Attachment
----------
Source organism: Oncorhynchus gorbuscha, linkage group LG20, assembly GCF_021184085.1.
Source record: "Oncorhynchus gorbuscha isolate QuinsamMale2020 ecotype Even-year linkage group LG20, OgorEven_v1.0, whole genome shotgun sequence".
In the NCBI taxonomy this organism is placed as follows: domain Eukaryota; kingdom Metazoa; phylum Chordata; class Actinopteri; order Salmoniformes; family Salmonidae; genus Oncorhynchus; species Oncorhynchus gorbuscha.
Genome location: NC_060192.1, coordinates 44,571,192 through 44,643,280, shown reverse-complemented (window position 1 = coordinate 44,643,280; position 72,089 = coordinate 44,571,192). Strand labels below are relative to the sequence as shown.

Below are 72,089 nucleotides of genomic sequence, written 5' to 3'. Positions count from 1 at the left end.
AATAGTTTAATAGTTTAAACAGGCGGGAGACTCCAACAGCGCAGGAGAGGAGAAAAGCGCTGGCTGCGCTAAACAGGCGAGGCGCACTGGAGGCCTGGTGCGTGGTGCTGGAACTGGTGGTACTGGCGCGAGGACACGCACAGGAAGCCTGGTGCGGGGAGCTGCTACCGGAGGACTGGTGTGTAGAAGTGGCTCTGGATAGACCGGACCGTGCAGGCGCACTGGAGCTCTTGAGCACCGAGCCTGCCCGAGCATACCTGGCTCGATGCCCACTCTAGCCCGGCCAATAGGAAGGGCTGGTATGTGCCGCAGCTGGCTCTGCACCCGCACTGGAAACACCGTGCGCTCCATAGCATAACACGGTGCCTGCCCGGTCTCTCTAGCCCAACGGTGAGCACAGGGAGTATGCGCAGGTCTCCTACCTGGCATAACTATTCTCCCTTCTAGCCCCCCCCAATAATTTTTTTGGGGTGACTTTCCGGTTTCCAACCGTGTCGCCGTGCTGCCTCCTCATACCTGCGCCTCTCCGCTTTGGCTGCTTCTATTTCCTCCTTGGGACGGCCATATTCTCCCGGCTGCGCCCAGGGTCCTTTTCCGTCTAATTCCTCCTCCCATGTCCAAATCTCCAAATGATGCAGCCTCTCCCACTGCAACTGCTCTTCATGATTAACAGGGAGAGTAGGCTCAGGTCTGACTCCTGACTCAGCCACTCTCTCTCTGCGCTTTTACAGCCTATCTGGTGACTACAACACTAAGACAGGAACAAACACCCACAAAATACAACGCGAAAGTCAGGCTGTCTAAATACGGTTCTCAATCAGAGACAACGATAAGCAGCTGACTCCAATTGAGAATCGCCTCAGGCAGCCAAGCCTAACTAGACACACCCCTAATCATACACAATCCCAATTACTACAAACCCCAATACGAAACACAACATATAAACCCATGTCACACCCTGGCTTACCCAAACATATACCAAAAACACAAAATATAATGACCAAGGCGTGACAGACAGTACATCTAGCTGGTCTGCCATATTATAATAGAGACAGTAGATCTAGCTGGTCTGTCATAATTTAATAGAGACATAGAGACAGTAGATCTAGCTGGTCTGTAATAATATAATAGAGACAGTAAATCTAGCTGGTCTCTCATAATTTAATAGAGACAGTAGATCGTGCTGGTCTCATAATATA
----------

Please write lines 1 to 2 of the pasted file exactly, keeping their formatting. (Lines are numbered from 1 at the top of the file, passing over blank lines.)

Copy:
Source organism: Oncorhynchus gorbuscha, linkage group LG20, assembly GCF_021184085.1.
Source record: "Oncorhynchus gorbuscha isolate QuinsamMale2020 ecotype Even-year linkage group LG20, OgorEven_v1.0, whole genome shotgun sequence".